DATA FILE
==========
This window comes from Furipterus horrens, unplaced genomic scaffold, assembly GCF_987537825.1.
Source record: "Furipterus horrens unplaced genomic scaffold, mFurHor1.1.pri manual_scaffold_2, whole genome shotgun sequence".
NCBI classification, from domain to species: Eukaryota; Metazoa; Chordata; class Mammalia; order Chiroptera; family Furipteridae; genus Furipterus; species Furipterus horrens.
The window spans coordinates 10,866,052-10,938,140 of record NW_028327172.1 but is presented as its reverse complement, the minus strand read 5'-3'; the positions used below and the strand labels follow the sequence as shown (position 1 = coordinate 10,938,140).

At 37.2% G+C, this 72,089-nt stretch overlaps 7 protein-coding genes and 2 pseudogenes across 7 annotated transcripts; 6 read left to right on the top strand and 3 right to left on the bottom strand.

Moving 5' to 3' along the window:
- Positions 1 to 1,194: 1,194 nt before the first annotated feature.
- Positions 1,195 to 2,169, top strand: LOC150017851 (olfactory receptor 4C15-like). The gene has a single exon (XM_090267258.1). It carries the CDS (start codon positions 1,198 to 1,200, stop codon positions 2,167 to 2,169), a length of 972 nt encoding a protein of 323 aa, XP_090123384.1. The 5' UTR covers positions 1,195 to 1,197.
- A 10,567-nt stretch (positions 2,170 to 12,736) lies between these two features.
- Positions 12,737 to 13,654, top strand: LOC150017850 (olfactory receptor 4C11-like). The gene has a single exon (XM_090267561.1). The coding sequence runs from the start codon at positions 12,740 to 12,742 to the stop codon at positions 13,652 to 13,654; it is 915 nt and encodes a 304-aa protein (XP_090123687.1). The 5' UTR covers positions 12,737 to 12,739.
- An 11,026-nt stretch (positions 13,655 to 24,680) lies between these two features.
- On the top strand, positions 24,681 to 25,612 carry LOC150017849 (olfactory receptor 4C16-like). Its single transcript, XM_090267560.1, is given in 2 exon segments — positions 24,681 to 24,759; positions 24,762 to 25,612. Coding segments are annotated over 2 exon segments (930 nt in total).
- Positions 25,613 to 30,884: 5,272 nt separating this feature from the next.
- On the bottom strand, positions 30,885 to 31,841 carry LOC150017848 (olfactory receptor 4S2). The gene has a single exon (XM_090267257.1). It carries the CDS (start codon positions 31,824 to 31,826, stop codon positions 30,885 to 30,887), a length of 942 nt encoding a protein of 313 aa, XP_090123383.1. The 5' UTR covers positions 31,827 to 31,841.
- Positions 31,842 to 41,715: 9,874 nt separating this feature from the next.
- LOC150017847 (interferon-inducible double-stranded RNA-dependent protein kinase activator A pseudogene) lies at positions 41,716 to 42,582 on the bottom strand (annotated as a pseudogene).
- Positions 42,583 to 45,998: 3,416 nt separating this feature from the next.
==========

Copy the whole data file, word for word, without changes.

This window comes from Furipterus horrens, unplaced genomic scaffold, assembly GCF_987537825.1.
Source record: "Furipterus horrens unplaced genomic scaffold, mFurHor1.1.pri manual_scaffold_2, whole genome shotgun sequence".
NCBI classification, from domain to species: Eukaryota; Metazoa; Chordata; class Mammalia; order Chiroptera; family Furipteridae; genus Furipterus; species Furipterus horrens.
The window spans coordinates 10,866,052-10,938,140 of record NW_028327172.1 but is presented as its reverse complement, the minus strand read 5'-3'; the positions used below and the strand labels follow the sequence as shown (position 1 = coordinate 10,938,140).

At 37.2% G+C, this 72,089-nt stretch overlaps 7 protein-coding genes and 2 pseudogenes across 7 annotated transcripts; 6 read left to right on the top strand and 3 right to left on the bottom strand.

Moving 5' to 3' along the window:
- Positions 1 to 1,194: 1,194 nt before the first annotated feature.
- Positions 1,195 to 2,169, top strand: LOC150017851 (olfactory receptor 4C15-like). The gene has a single exon (XM_090267258.1). It carries the CDS (start codon positions 1,198 to 1,200, stop codon positions 2,167 to 2,169), a length of 972 nt encoding a protein of 323 aa, XP_090123384.1. The 5' UTR covers positions 1,195 to 1,197.
- A 10,567-nt stretch (positions 2,170 to 12,736) lies between these two features.
- Positions 12,737 to 13,654, top strand: LOC150017850 (olfactory receptor 4C11-like). The gene has a single exon (XM_090267561.1). The coding sequence runs from the start codon at positions 12,740 to 12,742 to the stop codon at positions 13,652 to 13,654; it is 915 nt and encodes a 304-aa protein (XP_090123687.1). The 5' UTR covers positions 12,737 to 12,739.
- An 11,026-nt stretch (positions 13,655 to 24,680) lies between these two features.
- On the top strand, positions 24,681 to 25,612 carry LOC150017849 (olfactory receptor 4C16-like). Its single transcript, XM_090267560.1, is given in 2 exon segments — positions 24,681 to 24,759; positions 24,762 to 25,612. Coding segments are annotated over 2 exon segments (930 nt in total).
- Positions 25,613 to 30,884: 5,272 nt separating this feature from the next.
- On the bottom strand, positions 30,885 to 31,841 carry LOC150017848 (olfactory receptor 4S2). The gene has a single exon (XM_090267257.1). It carries the CDS (start codon positions 31,824 to 31,826, stop codon positions 30,885 to 30,887), a length of 942 nt encoding a protein of 313 aa, XP_090123383.1. The 5' UTR covers positions 31,827 to 31,841.
- Positions 31,842 to 41,715: 9,874 nt separating this feature from the next.
- LOC150017847 (interferon-inducible double-stranded RNA-dependent protein kinase activator A pseudogene) lies at positions 41,716 to 42,582 on the bottom strand (annotated as a pseudogene).
- Positions 42,583 to 45,998: 3,416 nt separating this feature from the next.